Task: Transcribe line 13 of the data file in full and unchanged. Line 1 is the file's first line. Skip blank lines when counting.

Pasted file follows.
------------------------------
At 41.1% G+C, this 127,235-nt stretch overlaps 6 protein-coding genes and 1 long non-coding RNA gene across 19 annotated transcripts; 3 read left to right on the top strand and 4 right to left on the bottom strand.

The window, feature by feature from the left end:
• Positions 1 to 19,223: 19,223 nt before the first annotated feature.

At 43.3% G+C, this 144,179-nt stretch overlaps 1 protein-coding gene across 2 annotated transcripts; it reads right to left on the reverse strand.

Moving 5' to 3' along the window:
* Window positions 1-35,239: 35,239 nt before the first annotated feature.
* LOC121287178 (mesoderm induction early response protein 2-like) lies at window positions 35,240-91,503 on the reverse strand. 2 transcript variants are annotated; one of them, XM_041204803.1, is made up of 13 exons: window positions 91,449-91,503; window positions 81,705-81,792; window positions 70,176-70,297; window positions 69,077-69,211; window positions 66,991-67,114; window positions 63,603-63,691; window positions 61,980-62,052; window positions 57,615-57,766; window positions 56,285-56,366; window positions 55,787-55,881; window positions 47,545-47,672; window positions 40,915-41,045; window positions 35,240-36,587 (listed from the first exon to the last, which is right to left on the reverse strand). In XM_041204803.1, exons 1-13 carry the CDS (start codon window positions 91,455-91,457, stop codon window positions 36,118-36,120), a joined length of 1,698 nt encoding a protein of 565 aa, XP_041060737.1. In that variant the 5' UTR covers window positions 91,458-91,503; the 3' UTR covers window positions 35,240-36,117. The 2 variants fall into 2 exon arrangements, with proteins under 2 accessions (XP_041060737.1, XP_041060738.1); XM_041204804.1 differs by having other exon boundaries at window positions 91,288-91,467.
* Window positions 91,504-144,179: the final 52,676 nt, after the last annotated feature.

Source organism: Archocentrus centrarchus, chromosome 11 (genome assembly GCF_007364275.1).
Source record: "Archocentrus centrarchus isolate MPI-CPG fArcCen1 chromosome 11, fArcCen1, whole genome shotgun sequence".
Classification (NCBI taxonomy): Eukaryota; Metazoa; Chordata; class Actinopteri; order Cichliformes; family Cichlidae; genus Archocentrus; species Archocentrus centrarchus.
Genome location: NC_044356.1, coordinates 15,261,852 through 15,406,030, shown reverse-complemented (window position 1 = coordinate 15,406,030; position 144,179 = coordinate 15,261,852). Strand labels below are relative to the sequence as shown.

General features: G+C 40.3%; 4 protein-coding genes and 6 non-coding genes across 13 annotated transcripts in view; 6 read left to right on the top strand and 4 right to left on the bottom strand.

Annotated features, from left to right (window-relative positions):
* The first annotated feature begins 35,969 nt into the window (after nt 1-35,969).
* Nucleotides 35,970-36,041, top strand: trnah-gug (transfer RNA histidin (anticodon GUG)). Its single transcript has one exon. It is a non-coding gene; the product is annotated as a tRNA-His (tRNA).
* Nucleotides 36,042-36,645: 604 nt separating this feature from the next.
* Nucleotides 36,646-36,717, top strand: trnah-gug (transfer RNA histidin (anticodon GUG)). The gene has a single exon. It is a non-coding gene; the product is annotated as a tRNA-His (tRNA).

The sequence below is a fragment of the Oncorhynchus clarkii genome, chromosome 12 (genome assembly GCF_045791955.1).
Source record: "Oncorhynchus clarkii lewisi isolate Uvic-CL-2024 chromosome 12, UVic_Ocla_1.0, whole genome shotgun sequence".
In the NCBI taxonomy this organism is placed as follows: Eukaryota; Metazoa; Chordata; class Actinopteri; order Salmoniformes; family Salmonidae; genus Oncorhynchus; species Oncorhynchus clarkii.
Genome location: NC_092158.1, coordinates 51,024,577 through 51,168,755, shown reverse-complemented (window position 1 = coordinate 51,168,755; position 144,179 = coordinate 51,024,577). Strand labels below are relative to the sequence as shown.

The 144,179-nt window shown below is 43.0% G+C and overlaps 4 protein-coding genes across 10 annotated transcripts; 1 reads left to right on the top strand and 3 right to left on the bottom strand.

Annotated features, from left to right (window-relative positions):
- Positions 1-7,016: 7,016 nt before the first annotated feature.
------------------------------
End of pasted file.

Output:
General features: G+C 40.3%; 4 protein-coding genes and 6 non-coding genes across 13 annotated transcripts in view; 6 read left to right on the top strand and 4 right to left on the bottom strand.